Origin of commune1
OTHER WORDS FROM communecom·mun·er, noun
Other definitions for commune (2 of 3)
- a revolutionary committee that took the place of the municipality of Paris in the revolution of 1789, usurped the authority of the state, and was suppressed by the National Convention in 1794.
- a socialistic government of Paris from March 18 to May 27, 1871.
Origin of commune2
Other definitions for commune (3 of 3)
Origin of commune3
How to use commune in a sentence
Billed by the curators as a “dialogue,” the show is ultimately more like two voices communing in completely matched unison.
The year after reading it, “I began to wonder if I, too, could receive messages during my times of communing with God.”The Strange Saga of ‘Jesus Calling,’ The Evangelical Bestseller You’ve Never Heard Of|Ruth Graham|February 23, 2014|DAILY BEAST
I am not sure how helpful that is, except that the communing certainly keeps us from feeling totally isolated in our perplexity.Susan Minot on Africa, Joseph Kony, and the Limits of Writing About Love|Lea Carpenter|February 10, 2014|DAILY BEAST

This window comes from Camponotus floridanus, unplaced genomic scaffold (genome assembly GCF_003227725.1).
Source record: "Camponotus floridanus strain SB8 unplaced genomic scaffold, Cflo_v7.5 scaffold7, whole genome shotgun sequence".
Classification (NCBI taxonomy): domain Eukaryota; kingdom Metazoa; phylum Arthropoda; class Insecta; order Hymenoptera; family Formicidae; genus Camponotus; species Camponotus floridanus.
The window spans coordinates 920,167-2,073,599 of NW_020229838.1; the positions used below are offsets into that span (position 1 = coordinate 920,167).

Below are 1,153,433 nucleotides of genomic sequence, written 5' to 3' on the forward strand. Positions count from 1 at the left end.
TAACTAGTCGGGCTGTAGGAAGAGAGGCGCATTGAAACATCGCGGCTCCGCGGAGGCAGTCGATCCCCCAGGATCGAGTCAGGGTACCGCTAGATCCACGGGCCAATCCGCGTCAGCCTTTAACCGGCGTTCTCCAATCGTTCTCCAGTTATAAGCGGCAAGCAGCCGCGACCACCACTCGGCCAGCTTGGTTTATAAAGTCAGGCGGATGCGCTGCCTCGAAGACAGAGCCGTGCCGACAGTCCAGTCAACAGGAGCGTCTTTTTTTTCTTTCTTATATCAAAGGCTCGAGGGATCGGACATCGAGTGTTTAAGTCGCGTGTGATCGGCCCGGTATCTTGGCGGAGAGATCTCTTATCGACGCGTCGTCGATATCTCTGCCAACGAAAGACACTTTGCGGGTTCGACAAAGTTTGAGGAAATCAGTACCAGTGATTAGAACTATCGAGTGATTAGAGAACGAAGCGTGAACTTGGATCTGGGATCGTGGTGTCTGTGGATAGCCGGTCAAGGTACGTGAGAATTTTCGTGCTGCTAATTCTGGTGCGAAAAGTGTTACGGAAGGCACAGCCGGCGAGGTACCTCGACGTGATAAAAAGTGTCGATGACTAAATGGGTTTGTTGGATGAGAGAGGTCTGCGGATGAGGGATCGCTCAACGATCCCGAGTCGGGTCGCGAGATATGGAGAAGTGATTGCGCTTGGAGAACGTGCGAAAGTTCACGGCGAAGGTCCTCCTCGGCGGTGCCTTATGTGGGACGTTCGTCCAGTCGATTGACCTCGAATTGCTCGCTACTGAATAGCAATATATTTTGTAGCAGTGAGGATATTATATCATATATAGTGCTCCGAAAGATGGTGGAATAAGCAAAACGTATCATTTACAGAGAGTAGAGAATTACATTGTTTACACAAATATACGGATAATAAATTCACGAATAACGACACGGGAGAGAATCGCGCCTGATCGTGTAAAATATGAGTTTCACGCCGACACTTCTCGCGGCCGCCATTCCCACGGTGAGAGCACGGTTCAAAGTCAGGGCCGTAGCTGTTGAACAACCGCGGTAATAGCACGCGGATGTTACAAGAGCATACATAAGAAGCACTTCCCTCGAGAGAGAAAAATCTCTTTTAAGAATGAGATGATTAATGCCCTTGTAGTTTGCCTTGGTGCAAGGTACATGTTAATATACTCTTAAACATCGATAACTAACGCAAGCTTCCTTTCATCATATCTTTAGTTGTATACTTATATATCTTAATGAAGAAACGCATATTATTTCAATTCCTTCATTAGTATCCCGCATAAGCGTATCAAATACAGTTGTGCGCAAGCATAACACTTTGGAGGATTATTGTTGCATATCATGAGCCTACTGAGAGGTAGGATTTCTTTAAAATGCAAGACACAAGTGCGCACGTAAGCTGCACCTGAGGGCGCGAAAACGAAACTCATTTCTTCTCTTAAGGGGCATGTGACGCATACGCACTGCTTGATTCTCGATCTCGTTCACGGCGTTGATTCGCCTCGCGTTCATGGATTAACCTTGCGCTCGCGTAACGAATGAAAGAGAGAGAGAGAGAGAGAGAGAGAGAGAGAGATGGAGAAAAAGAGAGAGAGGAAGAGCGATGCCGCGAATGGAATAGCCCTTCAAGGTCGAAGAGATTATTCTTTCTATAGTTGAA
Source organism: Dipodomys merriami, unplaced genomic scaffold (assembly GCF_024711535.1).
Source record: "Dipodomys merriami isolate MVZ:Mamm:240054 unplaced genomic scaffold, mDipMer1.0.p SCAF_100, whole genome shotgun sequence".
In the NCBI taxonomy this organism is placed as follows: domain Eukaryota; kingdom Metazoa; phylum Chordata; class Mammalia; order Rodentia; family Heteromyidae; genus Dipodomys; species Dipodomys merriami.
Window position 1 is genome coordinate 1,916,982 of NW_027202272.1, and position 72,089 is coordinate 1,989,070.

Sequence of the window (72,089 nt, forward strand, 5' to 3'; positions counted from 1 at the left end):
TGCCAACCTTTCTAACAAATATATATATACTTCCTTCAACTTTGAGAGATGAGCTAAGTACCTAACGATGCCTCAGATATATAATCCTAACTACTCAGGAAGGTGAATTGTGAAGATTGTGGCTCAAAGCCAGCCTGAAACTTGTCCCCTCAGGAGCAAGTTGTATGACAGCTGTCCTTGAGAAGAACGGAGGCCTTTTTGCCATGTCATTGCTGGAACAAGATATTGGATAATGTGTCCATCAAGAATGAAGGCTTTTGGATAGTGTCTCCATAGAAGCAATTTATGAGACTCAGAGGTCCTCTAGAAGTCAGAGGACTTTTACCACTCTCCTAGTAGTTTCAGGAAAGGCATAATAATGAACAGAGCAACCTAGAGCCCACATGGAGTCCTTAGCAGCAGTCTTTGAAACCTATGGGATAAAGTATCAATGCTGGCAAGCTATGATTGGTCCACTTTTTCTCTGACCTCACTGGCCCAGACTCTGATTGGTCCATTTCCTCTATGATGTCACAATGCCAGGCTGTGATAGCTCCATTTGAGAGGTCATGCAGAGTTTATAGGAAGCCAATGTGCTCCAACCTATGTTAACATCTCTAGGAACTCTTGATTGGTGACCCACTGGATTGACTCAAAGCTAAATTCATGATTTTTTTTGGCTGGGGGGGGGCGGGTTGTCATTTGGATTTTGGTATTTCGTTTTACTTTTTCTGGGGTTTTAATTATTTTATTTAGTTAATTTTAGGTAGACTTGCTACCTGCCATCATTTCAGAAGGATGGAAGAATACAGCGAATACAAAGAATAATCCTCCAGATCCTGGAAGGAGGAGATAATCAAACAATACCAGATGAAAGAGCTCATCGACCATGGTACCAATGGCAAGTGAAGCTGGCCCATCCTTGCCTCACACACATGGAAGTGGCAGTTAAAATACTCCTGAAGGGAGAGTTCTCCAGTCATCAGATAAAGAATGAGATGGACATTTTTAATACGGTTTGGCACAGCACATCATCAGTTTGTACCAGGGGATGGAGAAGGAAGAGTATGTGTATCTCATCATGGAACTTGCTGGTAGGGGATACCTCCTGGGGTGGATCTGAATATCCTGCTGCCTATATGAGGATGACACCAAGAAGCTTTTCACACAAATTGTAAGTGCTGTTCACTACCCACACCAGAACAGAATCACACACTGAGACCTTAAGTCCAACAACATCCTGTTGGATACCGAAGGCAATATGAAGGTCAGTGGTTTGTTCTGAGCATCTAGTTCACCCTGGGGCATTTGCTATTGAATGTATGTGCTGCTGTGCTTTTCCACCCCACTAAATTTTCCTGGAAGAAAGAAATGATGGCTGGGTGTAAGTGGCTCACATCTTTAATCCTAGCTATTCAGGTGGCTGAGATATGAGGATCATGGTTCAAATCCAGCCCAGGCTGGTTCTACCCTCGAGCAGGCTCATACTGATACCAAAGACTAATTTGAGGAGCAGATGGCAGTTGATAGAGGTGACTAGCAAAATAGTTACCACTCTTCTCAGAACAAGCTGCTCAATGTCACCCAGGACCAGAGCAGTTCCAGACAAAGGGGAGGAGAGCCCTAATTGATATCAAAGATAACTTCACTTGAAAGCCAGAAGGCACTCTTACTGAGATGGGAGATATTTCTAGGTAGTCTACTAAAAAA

"Florimond was ever an indifferent swordsman," murmured Marius dreamily, as if communing with himself.St. Martin's Summer|Rafael Sabatini
I feel convinced that this constant communing aloud with my dog saved my reason.The Adventures of Louis de Rougemont|Louis de Rougemont
They were seated on the bed in Marys little room, with their arms around each other, communing in low and gentle tones.The Minister's Wooing|Harriet Beecher Stowe
The Sphinx of Mrs. Pagnell had been communing with himself unwontedly during the recent weeks.Lord Ormont and his Aminta, Complete|George Meredith
When it reached him he retired from those around him, and remained for some time communing with his own heart and memory.The Memoirs of General P. H. Sheridan, Complete|General Philip Henry Sheridan